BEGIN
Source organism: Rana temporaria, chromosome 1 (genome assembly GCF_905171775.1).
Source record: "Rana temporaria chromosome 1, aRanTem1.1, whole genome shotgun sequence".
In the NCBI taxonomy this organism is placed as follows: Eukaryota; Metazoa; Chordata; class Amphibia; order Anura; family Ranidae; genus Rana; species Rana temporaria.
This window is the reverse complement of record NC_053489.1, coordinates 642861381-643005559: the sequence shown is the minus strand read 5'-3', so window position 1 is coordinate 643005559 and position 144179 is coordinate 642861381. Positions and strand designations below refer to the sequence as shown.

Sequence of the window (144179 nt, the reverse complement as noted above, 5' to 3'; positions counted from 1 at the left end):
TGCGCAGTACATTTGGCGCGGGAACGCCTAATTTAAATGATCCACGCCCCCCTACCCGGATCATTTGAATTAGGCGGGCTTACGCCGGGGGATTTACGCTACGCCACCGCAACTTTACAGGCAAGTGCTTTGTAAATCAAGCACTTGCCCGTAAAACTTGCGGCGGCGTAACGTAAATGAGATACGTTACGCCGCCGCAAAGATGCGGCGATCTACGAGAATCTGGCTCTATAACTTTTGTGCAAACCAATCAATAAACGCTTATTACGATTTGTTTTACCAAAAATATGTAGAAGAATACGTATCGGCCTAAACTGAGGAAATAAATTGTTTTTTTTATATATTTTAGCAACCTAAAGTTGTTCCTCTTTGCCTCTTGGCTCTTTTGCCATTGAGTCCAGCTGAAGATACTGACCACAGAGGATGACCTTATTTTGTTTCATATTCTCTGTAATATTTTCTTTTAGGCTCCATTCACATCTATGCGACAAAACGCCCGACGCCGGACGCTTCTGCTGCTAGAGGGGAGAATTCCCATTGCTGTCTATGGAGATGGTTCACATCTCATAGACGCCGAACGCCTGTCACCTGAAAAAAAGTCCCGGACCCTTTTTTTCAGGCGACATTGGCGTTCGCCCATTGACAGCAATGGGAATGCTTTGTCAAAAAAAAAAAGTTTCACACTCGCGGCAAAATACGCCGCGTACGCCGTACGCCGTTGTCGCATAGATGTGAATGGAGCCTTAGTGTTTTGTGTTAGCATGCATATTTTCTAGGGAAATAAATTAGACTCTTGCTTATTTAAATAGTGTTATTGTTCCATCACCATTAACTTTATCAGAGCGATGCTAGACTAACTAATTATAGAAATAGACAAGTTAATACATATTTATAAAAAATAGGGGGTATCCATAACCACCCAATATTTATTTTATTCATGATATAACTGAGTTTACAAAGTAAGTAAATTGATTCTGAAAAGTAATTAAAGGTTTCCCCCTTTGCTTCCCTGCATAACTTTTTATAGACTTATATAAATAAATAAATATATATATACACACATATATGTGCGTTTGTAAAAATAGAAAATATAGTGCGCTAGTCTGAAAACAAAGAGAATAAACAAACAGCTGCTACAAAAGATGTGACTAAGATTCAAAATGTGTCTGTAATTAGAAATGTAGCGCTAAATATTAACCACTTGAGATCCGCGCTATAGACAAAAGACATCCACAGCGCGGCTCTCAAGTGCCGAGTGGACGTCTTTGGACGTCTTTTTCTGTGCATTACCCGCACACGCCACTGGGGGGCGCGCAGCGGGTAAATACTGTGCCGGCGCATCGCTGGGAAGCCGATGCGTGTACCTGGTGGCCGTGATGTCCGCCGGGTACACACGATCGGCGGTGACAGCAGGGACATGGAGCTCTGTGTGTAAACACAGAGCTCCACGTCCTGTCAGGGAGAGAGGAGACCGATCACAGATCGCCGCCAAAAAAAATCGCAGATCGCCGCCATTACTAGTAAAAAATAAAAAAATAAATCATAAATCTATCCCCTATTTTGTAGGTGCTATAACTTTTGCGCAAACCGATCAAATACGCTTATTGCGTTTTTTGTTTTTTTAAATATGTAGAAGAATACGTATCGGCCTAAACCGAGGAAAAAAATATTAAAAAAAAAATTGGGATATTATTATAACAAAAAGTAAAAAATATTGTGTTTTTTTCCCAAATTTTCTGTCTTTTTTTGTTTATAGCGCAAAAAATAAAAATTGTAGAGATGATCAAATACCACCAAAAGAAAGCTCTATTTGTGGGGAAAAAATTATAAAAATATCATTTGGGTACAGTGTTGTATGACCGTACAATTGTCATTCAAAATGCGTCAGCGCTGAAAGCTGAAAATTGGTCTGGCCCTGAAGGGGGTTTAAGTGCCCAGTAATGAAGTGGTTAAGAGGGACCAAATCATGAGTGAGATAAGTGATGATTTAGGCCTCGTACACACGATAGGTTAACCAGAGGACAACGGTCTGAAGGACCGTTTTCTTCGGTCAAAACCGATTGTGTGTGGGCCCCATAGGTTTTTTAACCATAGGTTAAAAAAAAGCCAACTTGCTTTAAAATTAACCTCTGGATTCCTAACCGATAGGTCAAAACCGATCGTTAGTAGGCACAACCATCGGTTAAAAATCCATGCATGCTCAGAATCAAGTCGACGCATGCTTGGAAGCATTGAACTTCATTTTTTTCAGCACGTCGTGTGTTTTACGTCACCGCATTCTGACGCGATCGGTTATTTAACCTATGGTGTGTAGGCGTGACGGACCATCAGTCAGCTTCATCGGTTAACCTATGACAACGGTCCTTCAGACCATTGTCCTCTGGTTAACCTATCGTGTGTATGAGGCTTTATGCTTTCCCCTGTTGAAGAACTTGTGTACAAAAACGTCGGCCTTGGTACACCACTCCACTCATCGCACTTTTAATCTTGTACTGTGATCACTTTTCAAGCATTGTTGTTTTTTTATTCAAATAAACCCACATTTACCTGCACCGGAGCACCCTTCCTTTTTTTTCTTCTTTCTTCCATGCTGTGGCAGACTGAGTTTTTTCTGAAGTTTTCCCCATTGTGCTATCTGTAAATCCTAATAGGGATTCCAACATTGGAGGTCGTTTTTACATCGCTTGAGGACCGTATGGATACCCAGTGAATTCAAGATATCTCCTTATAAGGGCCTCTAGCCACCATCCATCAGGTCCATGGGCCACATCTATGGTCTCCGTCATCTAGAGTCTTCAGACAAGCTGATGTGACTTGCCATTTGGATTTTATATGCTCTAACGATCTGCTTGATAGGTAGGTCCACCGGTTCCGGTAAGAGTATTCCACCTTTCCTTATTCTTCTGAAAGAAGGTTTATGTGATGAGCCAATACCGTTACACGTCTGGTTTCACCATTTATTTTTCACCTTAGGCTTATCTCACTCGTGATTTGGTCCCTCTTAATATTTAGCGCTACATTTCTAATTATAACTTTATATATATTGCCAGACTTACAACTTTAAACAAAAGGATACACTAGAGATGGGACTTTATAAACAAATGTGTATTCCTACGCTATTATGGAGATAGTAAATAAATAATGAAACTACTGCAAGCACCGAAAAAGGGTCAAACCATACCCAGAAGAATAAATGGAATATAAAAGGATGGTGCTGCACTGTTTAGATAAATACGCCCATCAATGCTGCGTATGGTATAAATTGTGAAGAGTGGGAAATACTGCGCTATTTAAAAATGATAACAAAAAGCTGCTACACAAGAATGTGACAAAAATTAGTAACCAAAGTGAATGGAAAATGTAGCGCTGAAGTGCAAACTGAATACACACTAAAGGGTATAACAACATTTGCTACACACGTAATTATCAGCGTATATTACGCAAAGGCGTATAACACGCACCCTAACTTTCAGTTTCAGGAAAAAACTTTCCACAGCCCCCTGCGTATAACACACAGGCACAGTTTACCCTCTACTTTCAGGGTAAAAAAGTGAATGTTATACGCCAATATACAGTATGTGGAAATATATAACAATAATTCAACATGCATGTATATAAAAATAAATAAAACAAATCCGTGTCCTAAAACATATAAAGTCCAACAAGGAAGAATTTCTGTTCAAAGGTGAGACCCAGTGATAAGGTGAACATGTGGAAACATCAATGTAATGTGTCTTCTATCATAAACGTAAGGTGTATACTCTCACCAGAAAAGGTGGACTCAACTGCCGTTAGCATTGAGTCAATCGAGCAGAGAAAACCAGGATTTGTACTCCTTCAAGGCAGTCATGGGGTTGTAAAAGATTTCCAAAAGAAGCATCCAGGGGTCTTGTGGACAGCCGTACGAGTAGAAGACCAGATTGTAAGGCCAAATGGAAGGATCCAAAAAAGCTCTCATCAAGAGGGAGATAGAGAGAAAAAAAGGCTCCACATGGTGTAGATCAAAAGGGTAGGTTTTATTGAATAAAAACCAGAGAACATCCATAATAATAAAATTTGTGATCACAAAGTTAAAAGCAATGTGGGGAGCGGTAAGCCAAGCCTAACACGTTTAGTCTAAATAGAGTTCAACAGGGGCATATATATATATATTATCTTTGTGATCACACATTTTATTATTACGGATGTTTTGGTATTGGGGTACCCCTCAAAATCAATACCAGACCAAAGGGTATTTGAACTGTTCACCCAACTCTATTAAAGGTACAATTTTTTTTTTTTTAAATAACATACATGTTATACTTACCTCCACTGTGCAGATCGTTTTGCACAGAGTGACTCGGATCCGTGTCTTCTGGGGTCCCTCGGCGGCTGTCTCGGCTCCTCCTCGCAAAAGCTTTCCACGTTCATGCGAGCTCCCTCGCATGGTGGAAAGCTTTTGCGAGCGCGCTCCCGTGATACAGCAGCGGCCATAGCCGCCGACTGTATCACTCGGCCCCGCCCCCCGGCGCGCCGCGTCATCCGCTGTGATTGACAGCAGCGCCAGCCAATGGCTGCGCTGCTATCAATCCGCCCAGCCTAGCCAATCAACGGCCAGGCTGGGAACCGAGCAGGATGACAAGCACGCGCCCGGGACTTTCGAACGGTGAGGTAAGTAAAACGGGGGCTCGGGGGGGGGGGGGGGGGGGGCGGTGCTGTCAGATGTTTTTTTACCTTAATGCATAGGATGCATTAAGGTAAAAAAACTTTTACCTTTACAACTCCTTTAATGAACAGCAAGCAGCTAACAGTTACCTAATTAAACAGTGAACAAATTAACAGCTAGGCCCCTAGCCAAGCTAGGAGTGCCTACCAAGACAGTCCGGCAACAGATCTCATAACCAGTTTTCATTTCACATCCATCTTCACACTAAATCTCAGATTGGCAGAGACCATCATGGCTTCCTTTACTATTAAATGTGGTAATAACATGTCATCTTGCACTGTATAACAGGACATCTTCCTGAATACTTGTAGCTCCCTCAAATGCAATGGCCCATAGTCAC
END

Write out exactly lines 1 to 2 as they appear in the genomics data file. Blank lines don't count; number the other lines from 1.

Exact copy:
Source organism: Rana temporaria, chromosome 1 (genome assembly GCF_905171775.1).
Source record: "Rana temporaria chromosome 1, aRanTem1.1, whole genome shotgun sequence".